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Understanding the Pipeline

Every container in Iron Bank utilizes the Container Hardening pipeline. At a high level, the pipeline is responsible for the following:

  • ensure compliance with CHT project structure guidelines and check for the presence of required files.
  • retrieve the resources used in the container build process and build the hardened container.
  • perform scans of the container in order to evaluate for security vulnerabilities.
  • publish scan findings to the VAT (Vulerability Assessment Tracking tool) and the hardened container to Registry1.

Pipeline Documentation

This page provides an overview of the pipeline and includes information which may be helpful in getting started with the pipeline when onboarding. For in-depth information on the pipeline, including specific stage writeups and to view the code, please access the IronBank Pipeline Documentation.

Getting Started

The first thing you need to know when beginning to onboard an Image to Iron Bank is which Base Image you would like to use. The Container Hardening pipeline can be slightly different depending on this information, however we have built in logic to check this and build the image regardless of which Iron Bank base image you use. Check out our guide for Choosing a Base Image.

The pipeline contains a linting stage which occurs early on in the running of the pipeline which enforces the correct repository structure and presence of required files. This stage is run in order to ensure compliance with Container Hardening team requirements. Please ensure that your repository structure meets the guidelines provided by the Container Hardening team and that the necessary files exist, otherwise, the Container Hardening pipeline will fail as a result.


The Container Hardening pipeline utilizes GitLab CI/CD artifacts in order to run stages which are dependent on previous stage resources and to provide Repo1 contributors with access to the artifacts produced by the pipeline which are relevant to them. This can include a tar file of the built image or a scan results file which contributors can use to enter justifications for any security findings, for example.

For more information regarding specific artifacts for each stage, please refer to the following documentation from the Container Hardening pipeline project.

Project Branches

The Container Hardening pipeline runs slightly differently depending on the hardened container project branch it is run on. The reason for this is to ensure a proper review of the repository content before the code is merged into a development branch or master branch, which publish items to production systems.

Branch Pipeline actions
Feature branches Does not publish images to public Registry1 or findings results to the Iron Bank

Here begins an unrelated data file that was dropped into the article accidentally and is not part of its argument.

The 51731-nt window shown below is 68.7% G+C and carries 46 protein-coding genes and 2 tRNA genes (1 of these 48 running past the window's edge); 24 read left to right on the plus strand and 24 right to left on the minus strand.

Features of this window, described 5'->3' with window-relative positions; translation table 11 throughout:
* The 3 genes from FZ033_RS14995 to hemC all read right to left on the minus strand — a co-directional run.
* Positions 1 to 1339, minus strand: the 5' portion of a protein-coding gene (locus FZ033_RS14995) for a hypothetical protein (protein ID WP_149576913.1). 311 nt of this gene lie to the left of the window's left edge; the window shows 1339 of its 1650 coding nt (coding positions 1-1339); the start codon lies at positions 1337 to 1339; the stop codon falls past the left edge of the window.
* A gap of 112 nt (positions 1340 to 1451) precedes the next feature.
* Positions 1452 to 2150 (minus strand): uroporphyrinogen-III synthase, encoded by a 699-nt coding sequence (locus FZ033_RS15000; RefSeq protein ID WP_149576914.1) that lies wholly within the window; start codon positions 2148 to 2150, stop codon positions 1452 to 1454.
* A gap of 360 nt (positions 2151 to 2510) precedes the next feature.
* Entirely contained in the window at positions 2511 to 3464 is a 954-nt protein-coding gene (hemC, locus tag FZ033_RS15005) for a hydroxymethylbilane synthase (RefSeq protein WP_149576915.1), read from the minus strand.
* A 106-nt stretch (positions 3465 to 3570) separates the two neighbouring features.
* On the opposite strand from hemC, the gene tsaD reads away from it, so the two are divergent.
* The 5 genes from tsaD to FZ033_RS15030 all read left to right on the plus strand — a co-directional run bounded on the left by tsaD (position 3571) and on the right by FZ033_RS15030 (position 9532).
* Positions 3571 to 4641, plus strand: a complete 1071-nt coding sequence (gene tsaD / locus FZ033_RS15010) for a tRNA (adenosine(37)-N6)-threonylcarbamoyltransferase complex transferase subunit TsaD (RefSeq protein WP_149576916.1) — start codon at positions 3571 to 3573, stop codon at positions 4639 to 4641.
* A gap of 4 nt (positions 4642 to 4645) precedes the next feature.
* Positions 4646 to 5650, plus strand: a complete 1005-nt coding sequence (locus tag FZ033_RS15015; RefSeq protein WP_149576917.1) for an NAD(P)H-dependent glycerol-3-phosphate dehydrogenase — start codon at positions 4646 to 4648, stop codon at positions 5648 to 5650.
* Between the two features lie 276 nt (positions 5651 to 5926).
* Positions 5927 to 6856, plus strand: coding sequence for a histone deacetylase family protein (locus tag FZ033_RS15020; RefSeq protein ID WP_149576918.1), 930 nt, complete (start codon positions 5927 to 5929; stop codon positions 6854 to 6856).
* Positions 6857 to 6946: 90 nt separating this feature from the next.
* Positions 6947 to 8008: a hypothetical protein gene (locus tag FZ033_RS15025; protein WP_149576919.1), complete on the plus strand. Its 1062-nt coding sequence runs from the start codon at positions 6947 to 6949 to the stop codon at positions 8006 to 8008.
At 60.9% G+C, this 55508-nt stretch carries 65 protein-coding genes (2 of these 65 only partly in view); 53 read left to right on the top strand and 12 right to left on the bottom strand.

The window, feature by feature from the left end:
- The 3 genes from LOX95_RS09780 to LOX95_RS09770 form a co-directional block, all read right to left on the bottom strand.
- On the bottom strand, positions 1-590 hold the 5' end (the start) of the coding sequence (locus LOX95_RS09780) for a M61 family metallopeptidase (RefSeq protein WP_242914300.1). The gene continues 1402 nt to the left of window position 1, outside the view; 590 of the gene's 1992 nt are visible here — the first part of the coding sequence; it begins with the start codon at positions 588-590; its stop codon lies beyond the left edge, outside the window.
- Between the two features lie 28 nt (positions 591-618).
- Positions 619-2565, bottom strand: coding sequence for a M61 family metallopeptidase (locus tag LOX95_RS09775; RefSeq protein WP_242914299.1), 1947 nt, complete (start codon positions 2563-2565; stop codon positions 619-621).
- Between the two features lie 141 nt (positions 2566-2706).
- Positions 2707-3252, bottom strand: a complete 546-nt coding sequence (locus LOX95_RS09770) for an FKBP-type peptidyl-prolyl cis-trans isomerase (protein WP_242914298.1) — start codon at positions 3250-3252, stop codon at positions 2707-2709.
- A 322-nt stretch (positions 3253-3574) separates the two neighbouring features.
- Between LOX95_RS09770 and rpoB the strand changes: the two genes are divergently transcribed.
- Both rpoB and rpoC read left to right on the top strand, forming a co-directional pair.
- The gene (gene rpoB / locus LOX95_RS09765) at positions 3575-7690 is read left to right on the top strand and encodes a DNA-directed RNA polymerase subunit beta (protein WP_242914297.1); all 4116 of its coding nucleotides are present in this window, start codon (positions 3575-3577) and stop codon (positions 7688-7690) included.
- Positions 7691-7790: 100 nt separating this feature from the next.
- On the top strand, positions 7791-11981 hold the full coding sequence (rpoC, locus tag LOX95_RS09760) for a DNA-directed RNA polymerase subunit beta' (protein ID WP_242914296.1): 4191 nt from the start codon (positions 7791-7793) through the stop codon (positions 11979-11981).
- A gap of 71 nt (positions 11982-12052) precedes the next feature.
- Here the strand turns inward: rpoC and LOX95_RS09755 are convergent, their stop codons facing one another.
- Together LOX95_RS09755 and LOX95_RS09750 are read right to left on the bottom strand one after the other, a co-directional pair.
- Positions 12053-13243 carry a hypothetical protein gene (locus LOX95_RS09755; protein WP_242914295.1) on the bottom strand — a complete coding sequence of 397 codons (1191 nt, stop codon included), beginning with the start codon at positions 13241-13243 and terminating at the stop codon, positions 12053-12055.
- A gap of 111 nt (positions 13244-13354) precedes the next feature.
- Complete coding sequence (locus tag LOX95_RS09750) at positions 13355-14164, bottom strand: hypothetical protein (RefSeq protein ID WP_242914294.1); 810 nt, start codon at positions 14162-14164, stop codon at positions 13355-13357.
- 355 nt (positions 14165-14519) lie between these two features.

development Does not publish images to public Registry1 or findings results to the Iron Bank. Merging is required to be performed from the Container Hardening Team, but you can open the merge request
master Publishes images to public Registry1 and findings results to the Iron Bank. Merging is required to be performed from the Container Hardening Team, but you can open the merge request

Pipeline Stages


.pre / Lint

These preliminary stages set up the workspace and work together to enforce the presence of required files and directories in the repository. The formatting of various project files (Dockerfile, hardening_manifest.yaml, etc.) is also validated.

Import Artifacts

This stage will import any external resources (resources from the internet) provided in the hardening_manifest.yaml file for use during the container build. It will download the external resources and validate that the checksums calculated upon download match the checksums provided in the hardening_manifest.yaml file.


The container build process takes place in an offline environment. The only resources that the build environment has access to are the resources included in the hardening_manifest.yaml, images from Registry1, and the following sources:

  • Pypi, for Python based containers using the pip package manager,
  • Golang proxy for go based containers.
  • npm for Node.js images.
  • Rubygems for Ruby projects that use gem and bundler.

Any attempts to reach out to the internet will be rejected by the cluster's egress policy and the build stage will fail.

For more insight into the build stage, please refer to the following documentation from the Container Hardening pipeline project.

Post Build

The post-build stage of the pipeline runs two jobs.

create-tar outputs a Docker archive of the image, as a tarball. This tarball can be downloaded, and run locally to test the built image.

docker load -i <path-to-archive>